Shakespeare Solos: watch the first six films | Stage Adrian Lester, Hamlet ‘To be or not to be’ Adrian Lester performs Hamlet’s soliloquy from act III, scene 1, in which the prince reflects on mortality and considers taking his own life. Joanna Vanderham, Romeo and Juliet ‘The mask of night is on my face’ Joanna Vanderham speaks Juliet’s monologue from the balcony scene in which she insists that her devotion to Romeo is true even if it has been a whirlwind romance. Roger Allam, King Lear ‘Blow, winds, and crack your cheeks’ Roger Allam plays Lear in act III, scene 2 of the tragedy. Eileen Atkins, Othello ‘I do think it is their husbands’ faults’ Eileen Atkins speaks Emilia’s lines from Othello, act IV scene 3. David Morrissey, Richard III ‘Now is the winter of our discontent’ David Morrissey speaks the play’s opening lines in which the scheming Richard lays out his plan to turn his brothers, the Duke of Clarence and King Edward IV, against each other. Ayesha Dharker, A Midsummer Night’s Dream ‘These are the forgeries of jealousy’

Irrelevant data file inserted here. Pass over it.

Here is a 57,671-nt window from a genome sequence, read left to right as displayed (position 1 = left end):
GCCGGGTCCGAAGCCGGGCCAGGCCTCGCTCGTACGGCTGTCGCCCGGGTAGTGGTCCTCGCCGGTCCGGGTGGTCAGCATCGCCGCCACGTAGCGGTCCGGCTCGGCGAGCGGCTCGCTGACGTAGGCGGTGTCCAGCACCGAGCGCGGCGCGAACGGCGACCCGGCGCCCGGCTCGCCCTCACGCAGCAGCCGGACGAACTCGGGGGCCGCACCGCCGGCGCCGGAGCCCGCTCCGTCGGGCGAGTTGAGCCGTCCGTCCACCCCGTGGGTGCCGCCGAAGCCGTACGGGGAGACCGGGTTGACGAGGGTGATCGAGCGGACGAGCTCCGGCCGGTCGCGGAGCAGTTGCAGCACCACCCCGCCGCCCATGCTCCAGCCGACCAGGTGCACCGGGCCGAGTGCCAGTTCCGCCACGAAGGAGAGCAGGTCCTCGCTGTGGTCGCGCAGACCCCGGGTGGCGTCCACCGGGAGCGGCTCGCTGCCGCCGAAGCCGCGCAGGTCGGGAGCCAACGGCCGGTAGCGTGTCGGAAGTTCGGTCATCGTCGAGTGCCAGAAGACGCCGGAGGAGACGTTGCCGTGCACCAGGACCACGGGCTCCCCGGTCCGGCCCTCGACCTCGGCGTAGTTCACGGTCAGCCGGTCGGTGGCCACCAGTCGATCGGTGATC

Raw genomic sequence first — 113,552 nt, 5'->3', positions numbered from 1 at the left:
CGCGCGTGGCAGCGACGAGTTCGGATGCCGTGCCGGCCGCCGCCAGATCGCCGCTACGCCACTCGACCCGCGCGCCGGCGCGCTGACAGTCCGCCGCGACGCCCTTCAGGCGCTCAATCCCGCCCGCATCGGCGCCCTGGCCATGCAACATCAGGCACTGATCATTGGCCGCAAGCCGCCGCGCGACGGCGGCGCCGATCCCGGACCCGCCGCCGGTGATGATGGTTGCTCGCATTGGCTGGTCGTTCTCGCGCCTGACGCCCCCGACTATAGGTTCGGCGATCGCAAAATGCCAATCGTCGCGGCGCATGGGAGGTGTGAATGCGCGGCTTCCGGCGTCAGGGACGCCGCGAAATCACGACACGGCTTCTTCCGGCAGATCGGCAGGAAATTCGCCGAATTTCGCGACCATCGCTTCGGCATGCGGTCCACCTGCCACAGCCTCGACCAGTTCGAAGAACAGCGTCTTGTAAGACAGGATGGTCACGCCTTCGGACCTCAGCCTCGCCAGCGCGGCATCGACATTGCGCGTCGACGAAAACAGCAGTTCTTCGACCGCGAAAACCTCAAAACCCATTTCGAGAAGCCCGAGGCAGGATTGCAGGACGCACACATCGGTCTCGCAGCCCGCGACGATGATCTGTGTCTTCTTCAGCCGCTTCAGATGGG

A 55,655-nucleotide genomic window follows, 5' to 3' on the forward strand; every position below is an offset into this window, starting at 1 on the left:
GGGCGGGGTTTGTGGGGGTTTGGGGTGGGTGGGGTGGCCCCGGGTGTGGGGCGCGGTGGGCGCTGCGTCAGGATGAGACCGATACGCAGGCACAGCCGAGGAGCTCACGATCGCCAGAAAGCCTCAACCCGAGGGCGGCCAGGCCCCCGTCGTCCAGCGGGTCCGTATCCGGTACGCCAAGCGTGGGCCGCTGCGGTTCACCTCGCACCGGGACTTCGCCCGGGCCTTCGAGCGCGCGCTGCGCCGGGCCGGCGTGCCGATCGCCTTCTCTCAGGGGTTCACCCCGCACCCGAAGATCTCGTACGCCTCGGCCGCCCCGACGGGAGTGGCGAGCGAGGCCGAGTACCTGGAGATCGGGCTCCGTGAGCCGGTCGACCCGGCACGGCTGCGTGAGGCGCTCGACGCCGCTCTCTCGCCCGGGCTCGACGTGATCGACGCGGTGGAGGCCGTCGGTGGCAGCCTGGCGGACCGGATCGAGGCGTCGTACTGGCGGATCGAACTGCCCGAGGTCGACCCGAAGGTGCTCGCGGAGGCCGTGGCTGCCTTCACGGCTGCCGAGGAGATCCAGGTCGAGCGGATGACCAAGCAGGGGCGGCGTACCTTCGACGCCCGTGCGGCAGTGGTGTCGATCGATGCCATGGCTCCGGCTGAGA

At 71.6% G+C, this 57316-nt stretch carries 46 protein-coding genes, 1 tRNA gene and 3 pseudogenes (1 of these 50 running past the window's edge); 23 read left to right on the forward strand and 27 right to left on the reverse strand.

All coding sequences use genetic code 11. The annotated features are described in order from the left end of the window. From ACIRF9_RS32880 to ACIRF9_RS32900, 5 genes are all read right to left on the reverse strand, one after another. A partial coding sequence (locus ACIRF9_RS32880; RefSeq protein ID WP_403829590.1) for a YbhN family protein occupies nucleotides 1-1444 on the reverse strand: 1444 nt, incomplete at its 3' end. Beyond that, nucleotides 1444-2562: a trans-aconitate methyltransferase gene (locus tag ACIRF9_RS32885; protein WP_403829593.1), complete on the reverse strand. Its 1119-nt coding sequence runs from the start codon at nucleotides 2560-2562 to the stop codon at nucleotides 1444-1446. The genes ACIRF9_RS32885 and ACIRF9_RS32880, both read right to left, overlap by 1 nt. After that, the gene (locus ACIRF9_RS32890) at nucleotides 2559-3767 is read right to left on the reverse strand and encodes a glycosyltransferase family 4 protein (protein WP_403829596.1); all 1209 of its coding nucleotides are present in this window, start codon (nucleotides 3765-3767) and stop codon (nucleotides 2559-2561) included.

More evidence of Roundup's link to kidney, liver damage ShareThis Scientists report worrisome changes to liver and kidney genes in rats, adding to evidence that a popular herbicide may be toxic August 28, 2015 By Brian Bienkowski Environmental Health News Long-term exposure to tiny amounts of Roundup—thousands of times lower than what is permitted in U.S. drinking water—may lead to serious problems in the liver and kidneys, according to a new study. The study looked at the function of genes in these organs and bolsters a controversial 2012 study that found rats exposed to small amounts of the herbicide Roundup in their drinking water had liver and kidney damage. It is the first to examine the impacts of chronic, low exposure of Roundup on genes in livers and kidneys and suggests another potential health impact for people and animals from the widely used weed killer. “The severity we don’t know, but our data say there will be harm given enough time,” he said. It’s the latest health concern for the most widely used herbicide in the United States.